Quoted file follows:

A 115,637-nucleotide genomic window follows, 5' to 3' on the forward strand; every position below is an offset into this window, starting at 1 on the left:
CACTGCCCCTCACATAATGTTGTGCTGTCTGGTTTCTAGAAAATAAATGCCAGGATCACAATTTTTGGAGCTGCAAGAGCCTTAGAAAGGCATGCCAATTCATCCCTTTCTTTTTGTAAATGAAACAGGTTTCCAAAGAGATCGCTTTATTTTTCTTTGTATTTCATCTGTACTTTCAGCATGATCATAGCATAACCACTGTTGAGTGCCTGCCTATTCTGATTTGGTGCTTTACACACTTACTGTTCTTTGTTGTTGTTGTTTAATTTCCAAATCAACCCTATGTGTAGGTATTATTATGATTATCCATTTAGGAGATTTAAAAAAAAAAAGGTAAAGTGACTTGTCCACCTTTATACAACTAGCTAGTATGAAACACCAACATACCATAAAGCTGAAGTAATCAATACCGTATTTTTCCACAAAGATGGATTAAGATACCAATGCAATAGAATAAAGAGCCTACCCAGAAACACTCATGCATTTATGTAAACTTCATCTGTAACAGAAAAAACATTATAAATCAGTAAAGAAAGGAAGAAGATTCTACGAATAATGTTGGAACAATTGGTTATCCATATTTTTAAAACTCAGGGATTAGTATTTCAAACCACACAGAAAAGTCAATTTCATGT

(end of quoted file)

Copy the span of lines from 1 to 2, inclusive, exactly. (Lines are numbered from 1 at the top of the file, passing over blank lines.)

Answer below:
A 115,637-nucleotide genomic window follows, 5' to 3' on the forward strand; every position below is an offset into this window, starting at 1 on the left:
CACTGCCCCTCACATAATGTTGTGCTGTCTGGTTTCTAGAAAATAAATGCCAGGATCACAATTTTTGGAGCTGCAAGAGCCTTAGAAAGGCATGCCAATTCATCCCTTTCTTTTTGTAAATGAAACAGGTTTCCAAAGAGATCGCTTTATTTTTCTTTGTATTTCATCTGTACTTTCAGCATGATCATAGCATAACCACTGTTGAGTGCCTGCCTATTCTGATTTGGTGCTTTACACACTTACTGTTCTTTGTTGTTGTTGTTTAATTTCCAAATCAACCCTATGTGTAGGTATTATTATGATTATCCATTTAGGAGATTTAAAAAAAAAAAGGTAAAGTGACTTGTCCACCTTTATACAACTAGCTAGTATGAAACACCAACATACCATAAAGCTGAAGTAATCAATACCGTATTTTTCCACAAAGATGGATTAAGATACCAATGCAATAGAATAAAGAGCCTACCCAGAAACACTCATGCATTTATGTAAACTTCATCTGTAACAGAAAAAACATTATAAATCAGTAAAGAAAGGAAGAAGATTCTACGAATAATGTTGGAACAATTGGTTATCCATATTTTTAAAACTCAGGGATTAGTATTTCAAACCACACAGAAAAGTCAATTTCATGT